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The specialist international beekeeping organisation

Harvesting and handling honey

All the Apis species produce honey, as do stingless bees.  The harvesting method selected by honey hunters or beekeepers will vary depending on the location of the bee nest or type of hive in use.  Honey inside sealed honey comb is of perfect quality - regardless of whether the bees are nesting wild or in a hive, and regardless of the type of hive. Whatever, method of keeping bees or honey hunting is used, it is also possible to harvest a crop of top quality honey suitable for sale into distant domestic or international markets. Practical experience shows that the quality of the honey harvest does not depend on the type of hive, but on the care taken at harvesting, the cleanliness of the equipment and the methods used for extracting honey and storage.

One of the most important factors to consider when harvesting and handling honey intended for the retail market, is the water content - which must be sufficiently low. Ideally the water content should be below 18%.  Most buyers will not accept honey with a water content greater than 20%, and in Europe for example, this is the legal maximum for almost all honeys. Honey with a high water content will ferment and will not keep.  Water content can easily be measured using a refractometer or hydrometer.  The article in our recommended readign list suggests some local methods are also described that help to establish water content.

To ensure honey has a low water content, it is important for beekeepers to recognise when the honey is 'ripe' as they harvest combs from the hive.  Only honey that is sealed is certain to be of sufficiently low water content for it to be considered of the highest quality. The beekeeper must be able to recognise the difference between honey and brood and only harvest ripe honey.  If brood or unripe honey is also harvested, it must be kept separate from ripe honey to maintain quality.  This is one of the most significant practical lessons for a new honey producer to learn. If honey is not intended for the retail market and will be used within a short period of time or for purposes such as making beer, low water content is not so important.

Honey from stingless bees has its own distinctive chemical profile which includes a higher water level than honey from honey bees.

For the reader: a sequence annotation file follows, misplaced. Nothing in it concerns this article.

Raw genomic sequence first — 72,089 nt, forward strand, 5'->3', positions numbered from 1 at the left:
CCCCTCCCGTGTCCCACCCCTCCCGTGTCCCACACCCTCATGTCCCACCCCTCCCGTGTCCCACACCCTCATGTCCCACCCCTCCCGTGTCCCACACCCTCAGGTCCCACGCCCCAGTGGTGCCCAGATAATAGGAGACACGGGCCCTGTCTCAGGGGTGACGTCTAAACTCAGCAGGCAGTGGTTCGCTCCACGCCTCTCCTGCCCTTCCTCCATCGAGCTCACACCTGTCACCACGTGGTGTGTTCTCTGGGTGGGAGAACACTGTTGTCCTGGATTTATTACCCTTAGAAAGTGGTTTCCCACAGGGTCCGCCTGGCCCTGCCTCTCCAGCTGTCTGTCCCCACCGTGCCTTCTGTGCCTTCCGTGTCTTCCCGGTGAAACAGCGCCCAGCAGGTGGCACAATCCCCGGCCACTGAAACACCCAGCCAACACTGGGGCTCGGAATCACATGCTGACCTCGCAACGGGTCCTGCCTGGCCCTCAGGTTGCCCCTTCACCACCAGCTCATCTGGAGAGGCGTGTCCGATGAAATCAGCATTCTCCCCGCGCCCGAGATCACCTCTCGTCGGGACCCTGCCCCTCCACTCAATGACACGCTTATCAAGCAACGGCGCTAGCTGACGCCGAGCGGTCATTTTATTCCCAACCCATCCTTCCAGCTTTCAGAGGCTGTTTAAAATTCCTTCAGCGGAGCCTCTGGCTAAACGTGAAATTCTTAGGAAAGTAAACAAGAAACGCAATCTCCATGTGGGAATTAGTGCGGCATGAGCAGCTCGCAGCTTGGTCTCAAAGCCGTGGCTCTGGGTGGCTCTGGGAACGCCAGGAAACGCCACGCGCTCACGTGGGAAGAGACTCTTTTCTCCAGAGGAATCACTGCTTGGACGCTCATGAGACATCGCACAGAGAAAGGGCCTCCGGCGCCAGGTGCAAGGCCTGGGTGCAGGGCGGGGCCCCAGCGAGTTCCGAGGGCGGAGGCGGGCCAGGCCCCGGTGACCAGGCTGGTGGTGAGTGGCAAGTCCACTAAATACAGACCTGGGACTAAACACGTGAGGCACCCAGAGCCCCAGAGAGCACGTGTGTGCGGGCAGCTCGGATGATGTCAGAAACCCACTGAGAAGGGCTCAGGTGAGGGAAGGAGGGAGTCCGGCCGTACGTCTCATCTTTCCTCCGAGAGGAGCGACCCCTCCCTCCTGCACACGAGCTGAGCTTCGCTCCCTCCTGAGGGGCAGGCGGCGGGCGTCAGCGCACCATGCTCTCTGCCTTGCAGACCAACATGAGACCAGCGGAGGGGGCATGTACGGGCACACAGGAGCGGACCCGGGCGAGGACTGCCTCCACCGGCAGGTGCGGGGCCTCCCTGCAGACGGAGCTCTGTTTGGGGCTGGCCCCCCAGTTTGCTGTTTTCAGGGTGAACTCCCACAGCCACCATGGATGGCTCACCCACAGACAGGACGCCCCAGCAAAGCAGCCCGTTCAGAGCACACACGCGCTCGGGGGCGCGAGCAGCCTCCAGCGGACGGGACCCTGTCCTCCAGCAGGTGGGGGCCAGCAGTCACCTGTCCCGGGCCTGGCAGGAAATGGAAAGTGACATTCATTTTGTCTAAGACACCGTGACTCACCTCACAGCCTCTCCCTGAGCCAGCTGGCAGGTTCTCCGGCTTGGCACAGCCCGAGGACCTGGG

Harvesting does not need sophisticated techniques or equipment but beekeepers must be careful and methodical when harvesting and handling honey. To ensure the quality of honey is maintained beekeepers, and those handling honey, are advised to develop simple monitoring systems which identify the most likely contamination risks (hazards) and identify what steps can be taken to avoid them.

Possible risks to honey quality include:

  • dropping pieces of comb on the floor, then picking them up and  adding them to the harvest bucket
  • lack of personal hygiene (poor hand washing)
  • use of unsuitable containers that have not been properly cleaned (even storing honey in containers previously used for other food stuffs, such as cooking oil, can damage the quality of the honey)
  • storing honey in poorly sealed containers in dusty or smelly environments

The process of analysing and dealing with possible hazards is called Hazard Analysis Critical Control Points (HACCP).  Having a HACCP plan is compulsory for commercial honey producers in developed countries.

Honey is, after all, a delicious food and an important medicine so must not be contaminated with dirt, smoke, chemicals or bacteria. In its natural state honey is entirely pure and cannot support bacterial growth. The beekeepers must make sure that the methods used to harvest and store it do not affect the purity of the product. This is what consumers are willing to pay their hard earned money for. 


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